Welcome to a new content feature on JA on F1 for this season.
In response to readers’ questions about technical issues in F1, we’ve got together with LG Electronics to produce a technical report which will appear at every Grand Prix, looking at the latest developments, key talking points and practical issues facing the teams. It will be written in layman’s language to provide a window into the often obscure world of F1 Tech.
I will be working with F1 insiders, engineers and a technical artist to demystify the technical story and to bring fans closer to the sport.
To kick the series off, we will look at some of the clever devices, which have got everyone talking ahead of the first race. We’ll look at some issues raised by the refuelling ban and examine what HRT will need to do first as they try to race an untested car.
The technical regulations for F1 have changed since last season, but not by as much as they did from 2008 to 2009. The aerodynamic regulations have stayed pretty much the same. The cars are in many cases longer and wider than last year to accommodate a larger fuel tank, which arises from the ban on refuelling. Instead of carrying a maximum of 90 kilos of fuel, cars will now start the race with around 160 kilos. This means that the weight distribution has to be reconsidered.
It makes for a fiendish challenge for the engineers when setting the cars up, because they need the cars to work the tyres hard on the first lap in qualifying but then, without changing the set up in parc ferme after qualifying, the car must treat the tyres gently over a long run in the race.
The slick front tyres are 25mm narrower than they were last year, but getting the set up right, so that the load is evenly distributed across the four tyres is as important as ever.
To help preserve the tyres, the Front Wing Adjuster will be very important during the races this year. It was made legal last season, but drivers rarely used it. This year those teams that have it are finding it very helpful, particularly with preserving the front tyres.
Using a servo, controlled by a dial on the steering wheel, the wing can be moved by up to 6 degrees and this affects the amount of downforce the front wing produces. It can be used twice per lap and will be used extensively during the race.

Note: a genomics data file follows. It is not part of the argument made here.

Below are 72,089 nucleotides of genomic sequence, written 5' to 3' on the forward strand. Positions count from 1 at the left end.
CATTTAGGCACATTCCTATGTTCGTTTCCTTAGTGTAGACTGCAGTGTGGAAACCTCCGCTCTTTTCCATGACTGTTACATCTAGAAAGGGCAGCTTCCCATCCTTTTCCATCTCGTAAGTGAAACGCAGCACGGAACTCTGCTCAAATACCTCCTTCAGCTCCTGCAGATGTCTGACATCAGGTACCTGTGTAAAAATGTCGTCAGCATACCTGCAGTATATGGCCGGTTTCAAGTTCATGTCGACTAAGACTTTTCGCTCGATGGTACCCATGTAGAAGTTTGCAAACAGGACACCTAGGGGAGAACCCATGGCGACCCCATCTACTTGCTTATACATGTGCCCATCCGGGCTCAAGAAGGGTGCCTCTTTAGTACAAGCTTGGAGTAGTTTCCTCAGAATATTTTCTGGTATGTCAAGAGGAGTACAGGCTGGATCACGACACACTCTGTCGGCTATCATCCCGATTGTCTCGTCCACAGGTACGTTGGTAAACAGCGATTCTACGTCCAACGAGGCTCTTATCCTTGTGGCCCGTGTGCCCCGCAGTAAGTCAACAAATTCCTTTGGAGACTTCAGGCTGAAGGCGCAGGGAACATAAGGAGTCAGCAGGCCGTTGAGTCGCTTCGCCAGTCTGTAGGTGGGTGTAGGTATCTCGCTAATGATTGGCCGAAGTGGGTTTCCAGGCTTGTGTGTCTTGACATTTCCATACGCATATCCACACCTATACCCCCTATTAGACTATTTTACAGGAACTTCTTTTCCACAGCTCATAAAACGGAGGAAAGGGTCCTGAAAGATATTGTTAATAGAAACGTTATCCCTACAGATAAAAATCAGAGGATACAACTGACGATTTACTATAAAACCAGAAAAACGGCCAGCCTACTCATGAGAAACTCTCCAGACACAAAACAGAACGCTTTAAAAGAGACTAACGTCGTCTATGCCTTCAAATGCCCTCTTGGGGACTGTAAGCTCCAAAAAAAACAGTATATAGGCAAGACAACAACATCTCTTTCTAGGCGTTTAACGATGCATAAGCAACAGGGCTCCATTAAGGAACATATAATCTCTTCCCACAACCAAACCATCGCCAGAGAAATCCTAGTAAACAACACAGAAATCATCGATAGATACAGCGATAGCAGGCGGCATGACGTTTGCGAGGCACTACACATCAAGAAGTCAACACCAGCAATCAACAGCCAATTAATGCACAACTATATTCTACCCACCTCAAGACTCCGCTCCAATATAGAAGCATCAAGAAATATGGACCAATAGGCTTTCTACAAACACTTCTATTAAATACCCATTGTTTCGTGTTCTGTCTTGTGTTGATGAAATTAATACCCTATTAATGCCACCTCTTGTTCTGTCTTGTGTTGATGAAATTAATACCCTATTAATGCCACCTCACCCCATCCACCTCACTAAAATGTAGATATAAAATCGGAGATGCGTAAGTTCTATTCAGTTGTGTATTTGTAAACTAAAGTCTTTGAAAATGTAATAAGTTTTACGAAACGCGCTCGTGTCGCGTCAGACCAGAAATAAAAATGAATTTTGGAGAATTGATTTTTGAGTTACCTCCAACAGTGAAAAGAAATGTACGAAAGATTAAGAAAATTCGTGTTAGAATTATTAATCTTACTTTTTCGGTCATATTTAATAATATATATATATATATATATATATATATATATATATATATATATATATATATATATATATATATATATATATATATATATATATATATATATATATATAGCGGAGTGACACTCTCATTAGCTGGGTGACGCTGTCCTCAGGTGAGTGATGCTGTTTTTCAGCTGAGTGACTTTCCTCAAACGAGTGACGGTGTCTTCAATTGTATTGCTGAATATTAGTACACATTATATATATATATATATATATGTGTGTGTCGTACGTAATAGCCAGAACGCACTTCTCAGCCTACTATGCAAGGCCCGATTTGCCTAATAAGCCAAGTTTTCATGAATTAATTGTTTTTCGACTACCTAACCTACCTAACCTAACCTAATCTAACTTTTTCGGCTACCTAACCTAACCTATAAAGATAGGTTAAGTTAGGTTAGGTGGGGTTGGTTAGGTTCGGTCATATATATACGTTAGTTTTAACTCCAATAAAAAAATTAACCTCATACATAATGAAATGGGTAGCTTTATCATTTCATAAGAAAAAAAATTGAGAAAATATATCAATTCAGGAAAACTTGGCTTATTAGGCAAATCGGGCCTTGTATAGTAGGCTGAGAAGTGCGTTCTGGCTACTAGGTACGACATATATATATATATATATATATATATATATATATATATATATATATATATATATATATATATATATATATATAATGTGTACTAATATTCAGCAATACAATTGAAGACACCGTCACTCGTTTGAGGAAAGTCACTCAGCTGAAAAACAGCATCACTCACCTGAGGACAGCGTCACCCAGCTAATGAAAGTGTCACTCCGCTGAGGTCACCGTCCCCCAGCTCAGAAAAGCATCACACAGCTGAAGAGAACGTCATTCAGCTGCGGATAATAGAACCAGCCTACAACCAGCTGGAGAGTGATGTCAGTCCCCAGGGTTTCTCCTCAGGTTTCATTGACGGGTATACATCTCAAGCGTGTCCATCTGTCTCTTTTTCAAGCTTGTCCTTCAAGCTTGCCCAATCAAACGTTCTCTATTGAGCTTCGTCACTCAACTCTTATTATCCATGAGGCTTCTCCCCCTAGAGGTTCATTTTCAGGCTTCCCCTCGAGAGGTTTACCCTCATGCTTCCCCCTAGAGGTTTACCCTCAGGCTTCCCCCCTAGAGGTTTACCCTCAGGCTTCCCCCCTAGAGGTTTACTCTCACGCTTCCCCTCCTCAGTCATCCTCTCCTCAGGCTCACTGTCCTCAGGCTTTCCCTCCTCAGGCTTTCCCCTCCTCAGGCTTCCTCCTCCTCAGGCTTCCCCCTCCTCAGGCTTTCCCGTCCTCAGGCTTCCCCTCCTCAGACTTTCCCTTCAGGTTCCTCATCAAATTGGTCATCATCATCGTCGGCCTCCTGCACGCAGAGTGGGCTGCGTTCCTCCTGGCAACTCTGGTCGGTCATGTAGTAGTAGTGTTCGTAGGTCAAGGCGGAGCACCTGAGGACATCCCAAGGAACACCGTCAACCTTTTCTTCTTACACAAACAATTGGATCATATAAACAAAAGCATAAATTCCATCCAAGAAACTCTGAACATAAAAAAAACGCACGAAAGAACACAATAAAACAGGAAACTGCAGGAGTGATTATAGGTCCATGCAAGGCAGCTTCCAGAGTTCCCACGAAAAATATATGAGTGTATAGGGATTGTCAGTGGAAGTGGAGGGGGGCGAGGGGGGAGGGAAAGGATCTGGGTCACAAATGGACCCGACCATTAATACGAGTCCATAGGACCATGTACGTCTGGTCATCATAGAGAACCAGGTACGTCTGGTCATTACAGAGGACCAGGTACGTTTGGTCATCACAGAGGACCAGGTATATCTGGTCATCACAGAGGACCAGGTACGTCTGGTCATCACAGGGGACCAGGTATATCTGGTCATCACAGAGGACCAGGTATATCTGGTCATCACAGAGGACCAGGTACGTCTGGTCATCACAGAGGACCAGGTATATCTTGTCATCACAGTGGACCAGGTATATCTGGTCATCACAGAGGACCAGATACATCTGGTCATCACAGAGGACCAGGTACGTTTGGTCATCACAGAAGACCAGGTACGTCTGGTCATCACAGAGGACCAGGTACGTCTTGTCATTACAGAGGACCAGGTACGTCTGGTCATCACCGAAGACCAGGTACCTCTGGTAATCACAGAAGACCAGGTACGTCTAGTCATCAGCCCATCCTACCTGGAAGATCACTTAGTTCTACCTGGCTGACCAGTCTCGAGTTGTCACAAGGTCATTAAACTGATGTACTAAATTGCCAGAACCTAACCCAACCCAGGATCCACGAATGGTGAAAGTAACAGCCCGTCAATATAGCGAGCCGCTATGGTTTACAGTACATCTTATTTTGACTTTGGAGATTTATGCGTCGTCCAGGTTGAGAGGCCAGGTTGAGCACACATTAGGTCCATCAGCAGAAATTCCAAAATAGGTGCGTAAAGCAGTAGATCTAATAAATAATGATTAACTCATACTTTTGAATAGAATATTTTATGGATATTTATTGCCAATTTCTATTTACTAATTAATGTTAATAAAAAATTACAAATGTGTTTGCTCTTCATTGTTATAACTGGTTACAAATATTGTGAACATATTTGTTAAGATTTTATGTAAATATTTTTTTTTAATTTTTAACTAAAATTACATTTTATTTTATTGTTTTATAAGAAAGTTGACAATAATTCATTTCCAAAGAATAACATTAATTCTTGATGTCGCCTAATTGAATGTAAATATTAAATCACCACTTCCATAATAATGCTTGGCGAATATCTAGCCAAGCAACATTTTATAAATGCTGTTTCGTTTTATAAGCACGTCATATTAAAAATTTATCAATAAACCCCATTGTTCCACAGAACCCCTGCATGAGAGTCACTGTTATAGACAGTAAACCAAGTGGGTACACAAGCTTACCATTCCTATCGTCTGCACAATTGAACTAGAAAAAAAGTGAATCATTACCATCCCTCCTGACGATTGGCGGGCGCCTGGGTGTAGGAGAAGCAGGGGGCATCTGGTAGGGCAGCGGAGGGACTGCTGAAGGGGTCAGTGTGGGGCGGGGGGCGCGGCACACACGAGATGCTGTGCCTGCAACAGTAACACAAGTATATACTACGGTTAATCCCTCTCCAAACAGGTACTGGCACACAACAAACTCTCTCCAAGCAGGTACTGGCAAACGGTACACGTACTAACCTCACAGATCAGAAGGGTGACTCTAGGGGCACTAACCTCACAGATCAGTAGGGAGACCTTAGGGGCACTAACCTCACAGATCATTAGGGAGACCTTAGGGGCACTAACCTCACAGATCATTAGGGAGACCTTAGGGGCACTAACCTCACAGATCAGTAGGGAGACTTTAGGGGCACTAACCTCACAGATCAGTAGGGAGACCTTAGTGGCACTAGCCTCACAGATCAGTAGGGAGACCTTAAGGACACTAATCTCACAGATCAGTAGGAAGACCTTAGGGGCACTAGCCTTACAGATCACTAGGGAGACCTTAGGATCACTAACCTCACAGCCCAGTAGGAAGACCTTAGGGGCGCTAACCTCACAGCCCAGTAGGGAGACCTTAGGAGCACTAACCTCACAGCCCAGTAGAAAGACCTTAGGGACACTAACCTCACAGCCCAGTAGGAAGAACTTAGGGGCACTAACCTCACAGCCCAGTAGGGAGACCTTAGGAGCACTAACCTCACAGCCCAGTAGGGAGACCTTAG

It is a difficult thing to get right, without movement you don’t want from the wing, but it counts for a lot and it’s something Ferrari were the first to master with the 2010 cars. By trimming it as the fuel weight burns off, the driver can keep the wear on all four tyres as even as possible.
Another major talking point arising from the winter testing is McLaren’s Rear Wing, which seems to have the ability to cut drag on the straights, giving the car additional extra speed. In Barcelona the McLaren was 5km/h faster through the speed trap than its closest rival.
This is achieved by passing air through a slot in the rear wing (the black line near the bottom of the wing in the picture left), which neutralises the rear wing, cutting the drag. Such a device would also reduce the overall downforce, which would be a bad thing. So switching it on and off when needed on the straights is the key. That is where the question of legality comes in.
The way it works is this: there is a hole in the cockpit to a duct through which the air passes. The driver decides when to open it and he does so with his knee. Air then shoots through the duct in the sharkfin engine cover and exits through a slot in the underside of the rear wing. This causes the airflow under the wing to separate from the wing and this cuts the drag.
The FIA’s Charlie Whiting inspected the wing on Thursday and is satisfied that it is legal, so it is something some other teams will be sure to copy. They are all working on their own versions of it now anyway. The problem is that they cannot make a hole in the cockpit because the rules say you cannot modify the safety cell once the season has started.
Ferrari’s wheel crowns